Indonesia defends bidding process for high-speed rail project after Japan angered at being rejected

A railway steward waiting for passengers to board before departing from Jakarta to Bandung, at Gambir train station in Jakarta, Indonesia, on Sept 30, 2015. Indonesia picked China over Japan to build the country's first fast-train rail link because B
A railway steward waiting for passengers to board before departing from Jakarta to Bandung, at Gambir train station in Jakarta, Indonesia, on Sept 30, 2015. Indonesia picked China over Japan to build the country's first fast-train rail link because Beijing had the courage to provide US$5 billion in loans without asking for guarantees, an Indonesian official said on Wednesday. The two Asian giants had been battling for months over the high-profile contract to build a railway linking the Indonesian capital, Jakarta, with the textile hub of Bandung.PHOTO: REUTERS

JAKARTA (AFP) - Indonesia defended on Thursday (Oct 1) the chaotic bidding process for its first high-speed railway after months of mixed messages ended with China being chosen over a furious Japan for the US$5 billion (S$7.12 billion) project.

Indonesia's State-Owned Enterprises Minister Rini Soemarno, who had championed the Chinese plan, came out to defend the bid process.

"It's very transparent, in my opinion," she told reporters in Jakarta, when asked about the mixed messages from the government.

"I don't know why it should upset foreign investors," she added.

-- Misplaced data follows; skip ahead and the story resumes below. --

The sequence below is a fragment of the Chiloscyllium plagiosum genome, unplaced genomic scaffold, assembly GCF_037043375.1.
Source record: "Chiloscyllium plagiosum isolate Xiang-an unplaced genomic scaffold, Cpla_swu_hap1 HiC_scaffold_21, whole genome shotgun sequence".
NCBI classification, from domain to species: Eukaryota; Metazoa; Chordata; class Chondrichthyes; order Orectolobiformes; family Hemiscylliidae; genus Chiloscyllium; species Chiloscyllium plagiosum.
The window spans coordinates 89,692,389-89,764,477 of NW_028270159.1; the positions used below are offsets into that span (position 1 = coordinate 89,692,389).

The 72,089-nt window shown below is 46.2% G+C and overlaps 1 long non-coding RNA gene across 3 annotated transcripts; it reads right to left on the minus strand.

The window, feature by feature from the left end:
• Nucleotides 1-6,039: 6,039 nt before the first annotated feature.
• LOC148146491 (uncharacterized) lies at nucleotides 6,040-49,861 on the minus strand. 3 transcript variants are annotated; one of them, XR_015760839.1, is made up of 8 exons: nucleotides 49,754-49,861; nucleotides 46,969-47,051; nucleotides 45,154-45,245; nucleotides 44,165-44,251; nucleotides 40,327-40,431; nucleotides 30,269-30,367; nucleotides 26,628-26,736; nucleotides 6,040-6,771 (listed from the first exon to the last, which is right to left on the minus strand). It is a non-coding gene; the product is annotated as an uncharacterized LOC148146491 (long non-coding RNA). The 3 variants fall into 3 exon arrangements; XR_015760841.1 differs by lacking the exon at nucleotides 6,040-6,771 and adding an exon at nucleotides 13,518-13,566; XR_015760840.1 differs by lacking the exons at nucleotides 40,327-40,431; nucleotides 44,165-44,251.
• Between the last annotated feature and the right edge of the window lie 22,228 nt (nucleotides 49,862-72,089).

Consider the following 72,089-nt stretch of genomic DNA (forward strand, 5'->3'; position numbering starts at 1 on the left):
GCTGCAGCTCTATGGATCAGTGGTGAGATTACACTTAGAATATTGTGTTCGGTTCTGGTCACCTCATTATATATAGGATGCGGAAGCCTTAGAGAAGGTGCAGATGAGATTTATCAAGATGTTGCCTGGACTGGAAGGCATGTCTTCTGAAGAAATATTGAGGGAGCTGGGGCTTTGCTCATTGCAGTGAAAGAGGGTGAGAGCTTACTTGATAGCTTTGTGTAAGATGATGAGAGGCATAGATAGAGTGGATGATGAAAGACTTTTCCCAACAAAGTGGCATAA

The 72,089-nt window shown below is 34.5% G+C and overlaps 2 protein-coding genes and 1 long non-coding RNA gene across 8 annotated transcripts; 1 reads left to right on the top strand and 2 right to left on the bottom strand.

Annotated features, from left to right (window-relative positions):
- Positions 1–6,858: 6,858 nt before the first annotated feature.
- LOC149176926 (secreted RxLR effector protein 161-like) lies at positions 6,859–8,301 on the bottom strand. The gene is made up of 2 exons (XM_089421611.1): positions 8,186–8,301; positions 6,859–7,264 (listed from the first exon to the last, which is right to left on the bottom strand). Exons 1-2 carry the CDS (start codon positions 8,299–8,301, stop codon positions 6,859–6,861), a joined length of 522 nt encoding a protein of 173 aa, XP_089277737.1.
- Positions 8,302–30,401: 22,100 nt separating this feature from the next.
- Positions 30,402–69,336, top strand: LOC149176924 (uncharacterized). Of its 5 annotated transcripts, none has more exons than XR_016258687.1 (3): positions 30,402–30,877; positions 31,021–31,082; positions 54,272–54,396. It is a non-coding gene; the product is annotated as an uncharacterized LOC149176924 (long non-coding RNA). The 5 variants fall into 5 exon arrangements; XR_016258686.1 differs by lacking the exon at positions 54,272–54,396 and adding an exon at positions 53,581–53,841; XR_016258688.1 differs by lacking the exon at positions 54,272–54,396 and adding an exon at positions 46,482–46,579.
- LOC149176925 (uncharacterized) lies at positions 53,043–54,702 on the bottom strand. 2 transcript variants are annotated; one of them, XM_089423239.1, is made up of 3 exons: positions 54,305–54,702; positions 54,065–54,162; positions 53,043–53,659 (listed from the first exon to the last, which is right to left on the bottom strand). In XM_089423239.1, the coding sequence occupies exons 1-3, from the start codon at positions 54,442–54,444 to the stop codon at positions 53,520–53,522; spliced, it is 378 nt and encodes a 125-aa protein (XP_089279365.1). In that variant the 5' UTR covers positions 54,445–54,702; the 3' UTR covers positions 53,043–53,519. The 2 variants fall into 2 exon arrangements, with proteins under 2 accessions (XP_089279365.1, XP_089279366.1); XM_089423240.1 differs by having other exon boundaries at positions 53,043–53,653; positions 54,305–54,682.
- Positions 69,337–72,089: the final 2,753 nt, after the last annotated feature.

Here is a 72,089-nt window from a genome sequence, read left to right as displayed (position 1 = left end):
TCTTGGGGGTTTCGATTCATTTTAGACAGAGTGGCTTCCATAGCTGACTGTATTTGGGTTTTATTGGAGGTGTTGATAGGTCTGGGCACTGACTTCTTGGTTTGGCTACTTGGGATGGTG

She said the Chinese bid was picked due to its "financial structure" - because the Chinese had not required any Indonesian government financing or a government guarantee, unlike the Japanese plan.

Beijing and Tokyo had long been vying to build the line linking the capital Jakarta with the mountain-fringed city of Bandung, some 160km away.

The contest was one front on Asia's two-biggest economies escalating battle for influence across the region.

The winner was expected to be unveiled early last month, only for the authorities to turn around at the last minute and announce they were opting for a cheaper, medium-speed train and reopening the bid process.

But on Tuesday, Japan's chief government spokesman said that an Indonesian envoy had been sent to Tokyo to tell him Jakarta had changed its mind again - and China's original bid for a high-speed train had been accepted.

The spokesman, Mr Yoshihide Suga, called the news "extremely regrettable".

An Indonesian and Chinese consortium are now negotiating over the terms of the contract, but there are no other bidders left in the process.

The rail project is a key part of President Joko Widodo's drive to build more infrastructure and overhaul Indonesia's ageing roads, railways and ports.